Internal consistency reliability estimates supported the utility of the subscales, with the possible exception of the shortest subscale, perceptions of dependence. The internal consistency reliability estimate for Subscale 5, accepting help, was also lower than desired, barely exceeding the minimum.70 standard. We did find support for convergent validity, with stronger support for content validity from experts' judgments. The 5-point response scale could be replaced with a 4-point scale, and the construct coverage could be expanded by the inclusion of items that are written to be more difficult to agree with, thus yielding more variability in item means. Finally, empirical item location agreed to a considerable extent with expert-judged item location, providing support for the construct validity of three of the five subscales.

Discussion

From a social policy, financial, and humanitarian perspective, the capacity of cognitively able care receivers to organize and manage their own care should be maximized. Our purpose in the study reported here was to develop a measure of care-receiver self-efficacy that was currently lacking in the literature. The resultant CRES is intended for use with psychoeducational interventions aimed at increasing the capacity of lucid care receivers to direct and improve their own care.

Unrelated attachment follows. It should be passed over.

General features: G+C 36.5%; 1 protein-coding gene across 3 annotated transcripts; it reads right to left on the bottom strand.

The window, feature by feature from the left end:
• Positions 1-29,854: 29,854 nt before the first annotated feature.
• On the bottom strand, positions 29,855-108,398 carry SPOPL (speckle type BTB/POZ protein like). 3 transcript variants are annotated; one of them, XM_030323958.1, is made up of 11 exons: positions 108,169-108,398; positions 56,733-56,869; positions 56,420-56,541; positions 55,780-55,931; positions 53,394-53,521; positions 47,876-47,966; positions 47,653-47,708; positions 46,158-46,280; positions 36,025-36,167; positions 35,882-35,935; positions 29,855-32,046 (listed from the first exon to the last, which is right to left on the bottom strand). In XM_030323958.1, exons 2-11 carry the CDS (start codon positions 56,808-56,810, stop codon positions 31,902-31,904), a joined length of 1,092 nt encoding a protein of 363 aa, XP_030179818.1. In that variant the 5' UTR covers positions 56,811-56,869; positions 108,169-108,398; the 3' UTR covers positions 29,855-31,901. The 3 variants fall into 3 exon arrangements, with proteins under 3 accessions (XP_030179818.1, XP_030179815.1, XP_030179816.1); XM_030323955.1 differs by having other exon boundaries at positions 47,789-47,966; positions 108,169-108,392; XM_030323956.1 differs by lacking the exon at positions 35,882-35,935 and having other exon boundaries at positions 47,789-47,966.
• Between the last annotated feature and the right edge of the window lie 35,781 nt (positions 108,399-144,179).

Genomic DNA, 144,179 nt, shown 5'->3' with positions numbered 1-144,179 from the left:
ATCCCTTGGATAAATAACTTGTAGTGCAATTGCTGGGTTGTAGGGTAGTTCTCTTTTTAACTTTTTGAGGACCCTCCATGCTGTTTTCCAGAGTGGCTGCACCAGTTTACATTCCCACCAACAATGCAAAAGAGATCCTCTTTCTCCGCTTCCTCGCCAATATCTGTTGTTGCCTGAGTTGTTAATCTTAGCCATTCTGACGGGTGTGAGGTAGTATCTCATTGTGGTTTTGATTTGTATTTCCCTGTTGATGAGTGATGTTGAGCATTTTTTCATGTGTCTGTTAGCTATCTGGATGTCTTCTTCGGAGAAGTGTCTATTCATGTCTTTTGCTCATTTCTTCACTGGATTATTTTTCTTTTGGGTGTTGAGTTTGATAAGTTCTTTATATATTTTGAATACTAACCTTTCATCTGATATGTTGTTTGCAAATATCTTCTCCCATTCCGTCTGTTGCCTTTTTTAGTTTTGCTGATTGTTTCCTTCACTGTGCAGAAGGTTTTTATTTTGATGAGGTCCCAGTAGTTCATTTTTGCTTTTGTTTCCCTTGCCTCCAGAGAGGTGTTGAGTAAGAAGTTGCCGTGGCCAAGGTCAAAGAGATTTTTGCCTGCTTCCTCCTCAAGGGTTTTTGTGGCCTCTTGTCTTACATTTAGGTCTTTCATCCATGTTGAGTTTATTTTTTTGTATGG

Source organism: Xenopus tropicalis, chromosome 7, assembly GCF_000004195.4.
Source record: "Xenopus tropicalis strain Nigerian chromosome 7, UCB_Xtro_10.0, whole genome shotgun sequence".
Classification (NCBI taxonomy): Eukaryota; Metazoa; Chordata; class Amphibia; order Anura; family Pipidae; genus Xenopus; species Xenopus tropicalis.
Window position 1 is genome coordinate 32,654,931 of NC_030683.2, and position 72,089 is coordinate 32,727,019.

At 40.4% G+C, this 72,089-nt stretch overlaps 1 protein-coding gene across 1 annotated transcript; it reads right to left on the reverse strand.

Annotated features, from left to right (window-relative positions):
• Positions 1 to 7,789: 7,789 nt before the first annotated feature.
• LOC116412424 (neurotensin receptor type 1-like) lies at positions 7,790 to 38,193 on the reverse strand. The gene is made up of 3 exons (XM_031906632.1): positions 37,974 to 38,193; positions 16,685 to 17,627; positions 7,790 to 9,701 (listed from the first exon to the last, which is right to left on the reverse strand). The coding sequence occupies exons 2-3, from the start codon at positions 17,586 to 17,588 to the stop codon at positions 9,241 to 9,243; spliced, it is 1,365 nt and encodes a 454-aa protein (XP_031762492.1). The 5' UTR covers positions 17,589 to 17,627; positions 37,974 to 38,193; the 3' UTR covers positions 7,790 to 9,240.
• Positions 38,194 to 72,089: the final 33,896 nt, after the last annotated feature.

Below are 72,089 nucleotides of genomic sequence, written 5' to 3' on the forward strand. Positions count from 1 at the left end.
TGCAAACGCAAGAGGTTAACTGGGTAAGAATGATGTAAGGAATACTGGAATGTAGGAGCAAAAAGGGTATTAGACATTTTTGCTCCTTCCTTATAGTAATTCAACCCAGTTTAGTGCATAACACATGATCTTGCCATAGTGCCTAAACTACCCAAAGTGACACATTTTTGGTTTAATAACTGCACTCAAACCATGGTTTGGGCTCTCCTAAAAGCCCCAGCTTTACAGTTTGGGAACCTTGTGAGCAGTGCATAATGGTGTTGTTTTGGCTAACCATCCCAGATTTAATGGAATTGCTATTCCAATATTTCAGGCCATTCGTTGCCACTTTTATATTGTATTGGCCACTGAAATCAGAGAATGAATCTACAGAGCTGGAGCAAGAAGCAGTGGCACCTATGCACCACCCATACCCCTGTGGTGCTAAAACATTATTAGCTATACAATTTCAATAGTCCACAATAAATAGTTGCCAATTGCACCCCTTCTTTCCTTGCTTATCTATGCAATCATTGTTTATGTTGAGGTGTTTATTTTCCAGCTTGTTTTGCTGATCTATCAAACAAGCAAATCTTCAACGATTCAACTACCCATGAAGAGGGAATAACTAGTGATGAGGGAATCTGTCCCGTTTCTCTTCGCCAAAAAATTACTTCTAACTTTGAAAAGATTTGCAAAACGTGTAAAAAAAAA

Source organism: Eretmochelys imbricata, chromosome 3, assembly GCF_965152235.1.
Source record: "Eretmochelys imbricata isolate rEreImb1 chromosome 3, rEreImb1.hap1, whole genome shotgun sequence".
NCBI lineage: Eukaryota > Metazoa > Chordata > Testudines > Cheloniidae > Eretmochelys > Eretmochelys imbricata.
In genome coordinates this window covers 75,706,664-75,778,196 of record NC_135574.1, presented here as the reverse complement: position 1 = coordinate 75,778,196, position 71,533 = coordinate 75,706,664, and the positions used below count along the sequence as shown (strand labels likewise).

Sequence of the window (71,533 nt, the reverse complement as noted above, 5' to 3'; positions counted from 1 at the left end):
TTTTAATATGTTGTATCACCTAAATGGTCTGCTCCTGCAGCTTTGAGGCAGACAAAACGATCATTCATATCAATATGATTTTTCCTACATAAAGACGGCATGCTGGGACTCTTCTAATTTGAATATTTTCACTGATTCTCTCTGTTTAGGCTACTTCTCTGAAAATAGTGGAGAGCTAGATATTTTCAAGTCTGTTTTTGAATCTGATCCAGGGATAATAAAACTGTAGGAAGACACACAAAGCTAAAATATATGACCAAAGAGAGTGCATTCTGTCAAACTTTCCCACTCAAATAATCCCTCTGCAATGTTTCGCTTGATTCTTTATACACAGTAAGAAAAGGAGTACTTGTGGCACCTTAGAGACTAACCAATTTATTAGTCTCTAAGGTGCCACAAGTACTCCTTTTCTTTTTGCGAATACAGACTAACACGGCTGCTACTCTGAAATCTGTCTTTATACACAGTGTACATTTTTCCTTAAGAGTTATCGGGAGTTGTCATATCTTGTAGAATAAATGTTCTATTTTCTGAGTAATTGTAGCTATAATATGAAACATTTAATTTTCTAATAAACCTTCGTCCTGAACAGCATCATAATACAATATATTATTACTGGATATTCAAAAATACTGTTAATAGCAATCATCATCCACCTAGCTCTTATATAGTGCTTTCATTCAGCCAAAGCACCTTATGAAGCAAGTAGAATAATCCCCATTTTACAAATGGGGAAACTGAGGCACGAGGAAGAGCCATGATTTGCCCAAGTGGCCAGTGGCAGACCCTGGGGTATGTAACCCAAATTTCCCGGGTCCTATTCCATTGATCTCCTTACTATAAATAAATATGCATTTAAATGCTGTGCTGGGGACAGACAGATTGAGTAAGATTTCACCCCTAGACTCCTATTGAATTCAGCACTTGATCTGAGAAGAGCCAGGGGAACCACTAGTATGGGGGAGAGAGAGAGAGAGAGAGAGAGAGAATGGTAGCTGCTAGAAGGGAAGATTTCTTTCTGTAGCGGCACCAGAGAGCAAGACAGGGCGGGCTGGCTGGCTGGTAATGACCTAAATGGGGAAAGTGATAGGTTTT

The CRES generally showed adequate internal consistency reliability. We found support for validity through low to moderate correlations with the GDS-SF and the PGCMS, correlations with experts' ratings of item difficulty, and expert review of item content. Several limitations and suggestions for further use should be noted. First, reliability estimates of two of the five subscales were lower than desired. Second, the breadth of coverage of the items was less than desired. Third, expert and empirical item ordering were unrelated for Subscales 1 and 2, possibly as a result of restricted breadth of coverage. Fourth, correlations with validation measures were modest and involved only two external measures (the GDS-SF and PGCMS). Fifth, we used three sources of validity evidence, but there are many more that remain to be explored. Goodwin and Leech (2003) recommend that measure validity be supported by multiple sources of evidence. We did not include evidence sources such as examination of response processes, discriminant validity, group-comparison studies, and criterion-related validity studies in this project, as they would have exceeded the study scope and resources. Future research should address the regression of caregiver stress and satisfaction with caregiving on CRES subscales.

In future scale revisions, researchers could address limitations by revising or adding items to extend scale coverage and length. In future revisions they might also address the improvement of item wording by simplification and clarification, such as by the use of less complex words. Relationships with additional validation measures such as locus of control and a coping inventory would be of interest. Future study of discriminant and criterion-related validity would also be appropriate, as would a reexamination of the factor structure by means of confirmatory factor analysis, particularly in light of the inclusion of an ad hoc subscale in the measure.